Authentic allyship is one of the central pillars of efforts to bring about change.
For women in the workplace, allies in positions of power — predominantly CIS, straight, white men — are essential to making the world of business more diverse and inclusive.
Allyship means lending support, finding ways to use power to equalise the workforce, and making work equitable for women — especially women of colour.
The 2020 HERoes Advocates list celebrates 50 senior leaders who are advocates for women in business and dedicated to creating a more diverse and inclusive business environment.
These executives work within at least three levels of the chief executive at large companies, or are the leaders of smaller organisations.
All of the leaders were nominated by peers and colleagues, or put themselves forward. Nominations were reviewed by the HERoes judging panel, which includes head of Yahoo Finance UK Lianna Brinded. The panel scored each person on the influence of their role, their impact on women inside and outside the workplace, and their business achievements.
1) Alan Jope, CEO, Unilever
As a business leader, Jope is resolute in his vision to make Unilever a beacon for diversity and inclusion. Part of this is building a gender-balanced workforce, and a wider value chain that helps to empower women.
Jope chairs the Unilever global diversity board and is active in all parts of its work, including supporting interventions in traditionally male dominated 'hot spots’ within the business. Already, Unilever has reached its ambition of 50/50 gender balance among its management population of 14,000.
Wider progress is driven through programmes like Shakti, which trains women in rural areas in new skills and helps them grow into micro-entrepreneurs by selling Unilever products within their local villages. Unilever also drives change through its portfolio of purposeful brands – like Dove, which has taught Self-Esteem workshops to over 35 million girls – and initiatives like #Unstereotype, which focuses on eradicating harmful stereotypes from advertising and advancing progressive portrayals of everyone.
2) Ron O'Hanley, chairman and CEO, State Street Corporation
As CEO of State Street Global Advisers, O'Hanley called on corporate boards to make gender diversity a priority to promote better decision-making and launched the Fearless Girl statue on Wall Street, which promptly became a global symbol of the need for more women in leadership.
Under his own leadership, State Street introduced company-wide diversity goals tied directly to executive’s compensation, and were included on the Working Mother 100 Best Companies List as well as the Diversity Best Practices Inclusion Index.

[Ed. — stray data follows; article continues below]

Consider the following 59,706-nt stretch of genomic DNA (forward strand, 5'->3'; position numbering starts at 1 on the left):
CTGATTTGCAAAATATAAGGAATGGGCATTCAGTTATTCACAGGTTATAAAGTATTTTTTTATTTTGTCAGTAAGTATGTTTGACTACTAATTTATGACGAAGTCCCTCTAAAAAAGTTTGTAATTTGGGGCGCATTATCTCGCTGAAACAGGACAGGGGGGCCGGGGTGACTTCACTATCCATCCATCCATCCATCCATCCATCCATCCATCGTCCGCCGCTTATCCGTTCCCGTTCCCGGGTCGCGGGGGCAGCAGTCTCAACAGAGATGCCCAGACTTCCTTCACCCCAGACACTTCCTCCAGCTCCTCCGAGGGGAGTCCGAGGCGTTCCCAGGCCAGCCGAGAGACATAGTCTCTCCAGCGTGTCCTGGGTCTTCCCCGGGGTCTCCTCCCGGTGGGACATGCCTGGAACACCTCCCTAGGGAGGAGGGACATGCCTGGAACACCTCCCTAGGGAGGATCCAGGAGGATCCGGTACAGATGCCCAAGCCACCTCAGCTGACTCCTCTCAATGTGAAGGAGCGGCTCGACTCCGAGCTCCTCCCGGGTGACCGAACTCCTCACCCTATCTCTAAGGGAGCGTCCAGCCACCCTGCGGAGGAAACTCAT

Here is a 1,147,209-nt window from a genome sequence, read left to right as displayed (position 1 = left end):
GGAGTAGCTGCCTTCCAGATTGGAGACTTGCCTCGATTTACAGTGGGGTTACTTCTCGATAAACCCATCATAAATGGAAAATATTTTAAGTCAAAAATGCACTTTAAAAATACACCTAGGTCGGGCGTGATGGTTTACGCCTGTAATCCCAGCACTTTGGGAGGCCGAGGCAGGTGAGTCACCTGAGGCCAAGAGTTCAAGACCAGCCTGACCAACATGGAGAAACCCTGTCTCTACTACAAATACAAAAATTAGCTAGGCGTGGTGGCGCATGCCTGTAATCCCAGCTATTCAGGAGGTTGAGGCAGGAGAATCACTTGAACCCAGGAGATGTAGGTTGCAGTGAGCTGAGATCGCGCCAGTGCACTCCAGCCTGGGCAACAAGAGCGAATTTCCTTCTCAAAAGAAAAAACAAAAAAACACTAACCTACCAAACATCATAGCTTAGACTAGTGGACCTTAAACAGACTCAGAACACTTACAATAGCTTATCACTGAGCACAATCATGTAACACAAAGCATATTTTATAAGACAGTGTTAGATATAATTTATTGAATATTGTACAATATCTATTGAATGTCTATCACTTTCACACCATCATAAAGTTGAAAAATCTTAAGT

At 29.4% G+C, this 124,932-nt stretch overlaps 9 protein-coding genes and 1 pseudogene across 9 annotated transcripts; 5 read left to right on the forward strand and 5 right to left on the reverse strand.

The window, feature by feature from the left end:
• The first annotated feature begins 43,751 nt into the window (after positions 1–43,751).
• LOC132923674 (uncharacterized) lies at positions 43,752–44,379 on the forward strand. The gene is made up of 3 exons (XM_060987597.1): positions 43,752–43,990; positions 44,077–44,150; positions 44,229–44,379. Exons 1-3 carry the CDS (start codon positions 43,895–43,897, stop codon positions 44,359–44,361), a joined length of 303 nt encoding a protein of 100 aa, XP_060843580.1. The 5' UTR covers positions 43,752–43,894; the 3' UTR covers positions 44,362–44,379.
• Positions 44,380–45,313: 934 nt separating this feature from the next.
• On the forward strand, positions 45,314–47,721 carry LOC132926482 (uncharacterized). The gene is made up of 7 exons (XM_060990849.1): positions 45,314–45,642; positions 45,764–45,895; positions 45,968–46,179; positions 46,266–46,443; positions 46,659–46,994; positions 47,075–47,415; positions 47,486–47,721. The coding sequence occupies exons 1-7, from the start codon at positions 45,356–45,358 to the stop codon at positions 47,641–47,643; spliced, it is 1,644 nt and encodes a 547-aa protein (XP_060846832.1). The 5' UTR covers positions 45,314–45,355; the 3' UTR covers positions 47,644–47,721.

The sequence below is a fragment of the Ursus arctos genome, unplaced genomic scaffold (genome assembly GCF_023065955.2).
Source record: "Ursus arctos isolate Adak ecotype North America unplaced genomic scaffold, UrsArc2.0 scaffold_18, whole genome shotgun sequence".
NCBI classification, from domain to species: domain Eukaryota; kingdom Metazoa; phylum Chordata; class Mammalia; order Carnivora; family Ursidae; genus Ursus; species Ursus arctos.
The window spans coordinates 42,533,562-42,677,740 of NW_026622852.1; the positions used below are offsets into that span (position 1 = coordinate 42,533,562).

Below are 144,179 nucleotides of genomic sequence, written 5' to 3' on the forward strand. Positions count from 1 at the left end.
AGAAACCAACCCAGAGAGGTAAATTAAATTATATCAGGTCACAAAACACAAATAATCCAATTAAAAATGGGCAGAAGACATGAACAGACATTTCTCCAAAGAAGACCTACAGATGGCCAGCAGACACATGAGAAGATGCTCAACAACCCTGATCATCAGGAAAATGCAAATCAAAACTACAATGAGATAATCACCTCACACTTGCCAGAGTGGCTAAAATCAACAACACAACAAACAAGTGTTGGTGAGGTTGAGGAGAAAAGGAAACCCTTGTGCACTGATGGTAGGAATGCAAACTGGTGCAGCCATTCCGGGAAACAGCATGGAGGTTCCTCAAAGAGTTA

As well as being executive sponsor for State Street's Black professionals group, O'Hanley is also a member of the Boston Foundation board of directors, a prominent community foundation dedicated to diversity and inclusion. O'Hanley has recently launched the Small Business Strong initiative, a partnership of leading businesses in Massachusetts with the aim of supporting women and minority-based businesses negatively affected by the COVID-19 associated economic downturn.
3) Koichi Tsuji, chairman & CEO, EY Japan
Tsuji is a committee member of the EY global diversity & inclusiveness steering committee and is a strong advocate for increased flexible working. This has included the introduction of both flex-time systems and improved childcare programs to support women in the workplace.
EY ShinNihon, the assurance practice within EY Japan, won the J-Win Diversity Award in 2018 under Tsuji’s tenure as chairman & CEO. It was awarded by NPO J-Win, an organisation dedicated to empowering Japanese women.
Tsuji supported the declaration on action by a group called (translated) "A Group of Male Leaders Who Will Create a Society in which Women Shine," which was an initiative supported by the Cabinet Office. As chairperson & CEO of EY Japan, he is also supporting a programme called Entrepreneurial Winning Women to foster female entrepreneurs, and a programme called Women Athletes Business Network to assist retired young female athletes transition into business.
4) Jeremy Darroch, CEO, Sky
Darroch is a vocal advocate and has championed gender equality to help make Sky a company of choice for women.
Over a number of years, he has driven and supported a range of initiatives, including: a 'Women into Leadership' programme to help strengthen Sky’s talent pipeline; a 15 week 'Get into Tech' initiative to increase representation of women in technology, and the Sky Returner Programme, a paid six-month placement to help senior level people who have taken a 2+ year career break return to full time careers.